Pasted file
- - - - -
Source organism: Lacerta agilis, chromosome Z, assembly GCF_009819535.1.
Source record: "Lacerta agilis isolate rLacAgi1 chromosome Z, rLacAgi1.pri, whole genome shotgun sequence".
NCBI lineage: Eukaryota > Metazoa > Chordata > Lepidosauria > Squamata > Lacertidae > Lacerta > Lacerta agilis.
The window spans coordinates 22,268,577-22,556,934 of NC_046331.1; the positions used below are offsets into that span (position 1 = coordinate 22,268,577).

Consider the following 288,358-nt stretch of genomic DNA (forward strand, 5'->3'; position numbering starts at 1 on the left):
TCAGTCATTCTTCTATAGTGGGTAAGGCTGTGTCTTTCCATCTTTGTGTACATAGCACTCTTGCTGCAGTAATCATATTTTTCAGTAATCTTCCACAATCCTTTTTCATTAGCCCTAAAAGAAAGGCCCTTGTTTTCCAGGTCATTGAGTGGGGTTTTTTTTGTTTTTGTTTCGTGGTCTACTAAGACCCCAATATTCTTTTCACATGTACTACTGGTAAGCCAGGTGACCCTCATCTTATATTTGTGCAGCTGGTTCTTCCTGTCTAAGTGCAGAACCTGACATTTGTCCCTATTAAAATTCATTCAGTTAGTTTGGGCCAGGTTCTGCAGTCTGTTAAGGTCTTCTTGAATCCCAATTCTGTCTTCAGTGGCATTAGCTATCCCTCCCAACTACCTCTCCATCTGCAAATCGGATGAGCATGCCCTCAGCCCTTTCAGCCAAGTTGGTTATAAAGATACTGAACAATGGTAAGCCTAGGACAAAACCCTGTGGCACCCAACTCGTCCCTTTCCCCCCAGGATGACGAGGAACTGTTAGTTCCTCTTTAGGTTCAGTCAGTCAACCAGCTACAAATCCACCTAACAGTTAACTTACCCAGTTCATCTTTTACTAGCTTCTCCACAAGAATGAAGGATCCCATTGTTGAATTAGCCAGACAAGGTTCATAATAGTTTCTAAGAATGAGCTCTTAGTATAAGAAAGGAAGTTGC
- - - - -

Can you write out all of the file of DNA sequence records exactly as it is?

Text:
Source organism: Lacerta agilis, chromosome Z, assembly GCF_009819535.1.
Source record: "Lacerta agilis isolate rLacAgi1 chromosome Z, rLacAgi1.pri, whole genome shotgun sequence".
NCBI lineage: Eukaryota > Metazoa > Chordata > Lepidosauria > Squamata > Lacertidae > Lacerta > Lacerta agilis.
The window spans coordinates 22,268,577-22,556,934 of NC_046331.1; the positions used below are offsets into that span (position 1 = coordinate 22,268,577).

Consider the following 288,358-nt stretch of genomic DNA (forward strand, 5'->3'; position numbering starts at 1 on the left):
TCAGTCATTCTTCTATAGTGGGTAAGGCTGTGTCTTTCCATCTTTGTGTACATAGCACTCTTGCTGCAGTAATCATATTTTTCAGTAATCTTCCACAATCCTTTTTCATTAGCCCTAAAAGAAAGGCCCTTGTTTTCCAGGTCATTGAGTGGGGTTTTTTTTGTTTTTGTTTCGTGGTCTACTAAGACCCCAATATTCTTTTCACATGTACTACTGGTAAGCCAGGTGACCCTCATCTTATATTTGTGCAGCTGGTTCTTCCTGTCTAAGTGCAGAACCTGACATTTGTCCCTATTAAAATTCATTCAGTTAGTTTGGGCCAGGTTCTGCAGTCTGTTAAGGTCTTCTTGAATCCCAATTCTGTCTTCAGTGGCATTAGCTATCCCTCCCAACTACCTCTCCATCTGCAAATCGGATGAGCATGCCCTCAGCCCTTTCAGCCAAGTTGGTTATAAAGATACTGAACAATGGTAAGCCTAGGACAAAACCCTGTGGCACCCAACTCGTCCCTTTCCCCCCAGGATGACGAGGAACTGTTAGTTCCTCTTTAGGTTCAGTCAGTCAACCAGCTACAAATCCACCTAACAGTTAACTTACCCAGTTCATCTTTTACTAGCTTCTCCACAAGAATGAAGGATCCCATTGTTGAATTAGCCAGACAAGGTTCATAATAGTTTCTAAGAATGAGCTCTTAGTATAAGAAAGGAAGTTGC